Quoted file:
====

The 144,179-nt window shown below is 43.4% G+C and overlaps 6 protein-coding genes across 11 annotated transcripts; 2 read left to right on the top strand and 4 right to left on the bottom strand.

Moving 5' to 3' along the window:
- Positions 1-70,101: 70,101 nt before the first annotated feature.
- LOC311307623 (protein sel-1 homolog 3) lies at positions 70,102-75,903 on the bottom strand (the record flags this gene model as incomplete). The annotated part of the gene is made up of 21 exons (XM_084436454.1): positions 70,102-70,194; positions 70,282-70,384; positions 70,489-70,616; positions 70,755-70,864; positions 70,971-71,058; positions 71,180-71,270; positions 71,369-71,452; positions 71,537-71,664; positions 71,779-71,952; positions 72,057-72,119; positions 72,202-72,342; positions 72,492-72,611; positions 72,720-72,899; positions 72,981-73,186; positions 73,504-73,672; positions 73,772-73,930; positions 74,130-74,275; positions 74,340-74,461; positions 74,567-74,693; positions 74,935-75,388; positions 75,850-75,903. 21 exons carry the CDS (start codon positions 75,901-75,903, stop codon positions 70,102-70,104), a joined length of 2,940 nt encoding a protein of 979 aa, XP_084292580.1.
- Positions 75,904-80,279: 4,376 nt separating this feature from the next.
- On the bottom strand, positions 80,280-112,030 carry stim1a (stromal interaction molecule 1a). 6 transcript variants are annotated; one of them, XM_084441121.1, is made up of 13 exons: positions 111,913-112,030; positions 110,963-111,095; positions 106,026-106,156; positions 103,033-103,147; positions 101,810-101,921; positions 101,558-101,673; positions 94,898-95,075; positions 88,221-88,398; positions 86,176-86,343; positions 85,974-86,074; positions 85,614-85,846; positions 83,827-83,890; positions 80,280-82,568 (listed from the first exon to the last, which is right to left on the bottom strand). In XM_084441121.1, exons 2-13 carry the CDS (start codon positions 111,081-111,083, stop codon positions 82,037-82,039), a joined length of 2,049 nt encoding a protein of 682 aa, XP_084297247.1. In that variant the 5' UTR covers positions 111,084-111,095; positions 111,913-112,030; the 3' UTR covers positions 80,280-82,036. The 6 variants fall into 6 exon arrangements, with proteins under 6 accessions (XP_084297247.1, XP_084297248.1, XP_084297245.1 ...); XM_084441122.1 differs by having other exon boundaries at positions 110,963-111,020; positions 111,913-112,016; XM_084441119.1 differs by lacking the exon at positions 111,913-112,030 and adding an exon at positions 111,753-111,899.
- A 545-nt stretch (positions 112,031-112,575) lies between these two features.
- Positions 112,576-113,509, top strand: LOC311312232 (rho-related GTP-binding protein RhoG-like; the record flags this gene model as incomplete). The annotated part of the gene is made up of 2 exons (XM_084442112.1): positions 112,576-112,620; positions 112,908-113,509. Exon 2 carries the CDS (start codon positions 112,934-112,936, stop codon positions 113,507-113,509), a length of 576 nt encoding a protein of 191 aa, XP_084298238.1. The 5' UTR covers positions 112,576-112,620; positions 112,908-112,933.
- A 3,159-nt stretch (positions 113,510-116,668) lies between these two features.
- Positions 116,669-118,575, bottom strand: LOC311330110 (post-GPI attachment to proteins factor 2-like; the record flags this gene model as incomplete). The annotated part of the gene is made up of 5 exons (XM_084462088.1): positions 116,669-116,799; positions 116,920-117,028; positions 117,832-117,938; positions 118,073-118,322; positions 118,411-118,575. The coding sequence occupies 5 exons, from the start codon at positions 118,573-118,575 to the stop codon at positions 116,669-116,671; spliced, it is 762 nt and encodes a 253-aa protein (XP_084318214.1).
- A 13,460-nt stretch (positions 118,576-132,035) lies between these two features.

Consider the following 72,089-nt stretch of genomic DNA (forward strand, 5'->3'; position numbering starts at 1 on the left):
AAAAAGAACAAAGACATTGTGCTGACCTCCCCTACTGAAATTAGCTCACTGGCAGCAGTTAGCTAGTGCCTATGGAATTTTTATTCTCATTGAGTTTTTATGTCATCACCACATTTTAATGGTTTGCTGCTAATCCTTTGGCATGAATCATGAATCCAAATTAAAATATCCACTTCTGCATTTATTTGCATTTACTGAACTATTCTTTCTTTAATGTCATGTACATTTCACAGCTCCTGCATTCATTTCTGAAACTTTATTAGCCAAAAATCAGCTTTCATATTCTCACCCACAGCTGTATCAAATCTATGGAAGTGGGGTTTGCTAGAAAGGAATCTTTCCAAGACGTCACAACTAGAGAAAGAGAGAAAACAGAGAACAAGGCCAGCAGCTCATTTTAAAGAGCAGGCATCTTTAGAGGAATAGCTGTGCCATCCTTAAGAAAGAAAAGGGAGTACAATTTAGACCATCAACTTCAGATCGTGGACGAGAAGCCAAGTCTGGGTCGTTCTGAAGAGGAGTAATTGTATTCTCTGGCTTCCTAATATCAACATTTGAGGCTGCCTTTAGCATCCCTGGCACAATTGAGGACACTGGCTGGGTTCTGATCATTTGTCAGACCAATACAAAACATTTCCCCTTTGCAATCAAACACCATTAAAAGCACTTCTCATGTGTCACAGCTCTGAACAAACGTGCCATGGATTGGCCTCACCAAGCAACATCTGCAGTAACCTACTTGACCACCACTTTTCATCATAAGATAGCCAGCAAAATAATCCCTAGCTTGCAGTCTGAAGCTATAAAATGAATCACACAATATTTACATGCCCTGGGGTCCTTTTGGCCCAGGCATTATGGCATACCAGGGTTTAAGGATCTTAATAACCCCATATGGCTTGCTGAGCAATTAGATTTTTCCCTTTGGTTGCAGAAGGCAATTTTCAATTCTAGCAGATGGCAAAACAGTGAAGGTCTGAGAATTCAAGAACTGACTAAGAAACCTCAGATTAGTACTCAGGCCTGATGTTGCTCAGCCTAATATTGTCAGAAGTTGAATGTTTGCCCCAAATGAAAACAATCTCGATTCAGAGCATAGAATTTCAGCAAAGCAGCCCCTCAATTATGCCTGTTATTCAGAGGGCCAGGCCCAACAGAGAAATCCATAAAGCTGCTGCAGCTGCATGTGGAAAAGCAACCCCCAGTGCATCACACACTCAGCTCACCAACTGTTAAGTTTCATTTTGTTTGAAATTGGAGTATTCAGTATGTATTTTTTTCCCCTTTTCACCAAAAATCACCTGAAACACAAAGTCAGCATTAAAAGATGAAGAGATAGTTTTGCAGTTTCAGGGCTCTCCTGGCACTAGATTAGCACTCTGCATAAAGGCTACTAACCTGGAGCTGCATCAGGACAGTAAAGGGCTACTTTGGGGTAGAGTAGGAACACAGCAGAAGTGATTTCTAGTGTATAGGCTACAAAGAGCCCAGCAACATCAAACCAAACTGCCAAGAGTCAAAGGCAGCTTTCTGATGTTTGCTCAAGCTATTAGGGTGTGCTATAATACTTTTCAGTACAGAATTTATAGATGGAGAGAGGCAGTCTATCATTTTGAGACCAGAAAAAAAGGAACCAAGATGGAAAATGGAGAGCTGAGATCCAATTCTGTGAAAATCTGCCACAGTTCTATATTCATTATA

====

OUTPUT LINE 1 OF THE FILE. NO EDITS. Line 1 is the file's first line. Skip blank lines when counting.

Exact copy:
The 144,179-nt window shown below is 43.4% G+C and overlaps 6 protein-coding genes across 11 annotated transcripts; 2 read left to right on the top strand and 4 right to left on the bottom strand.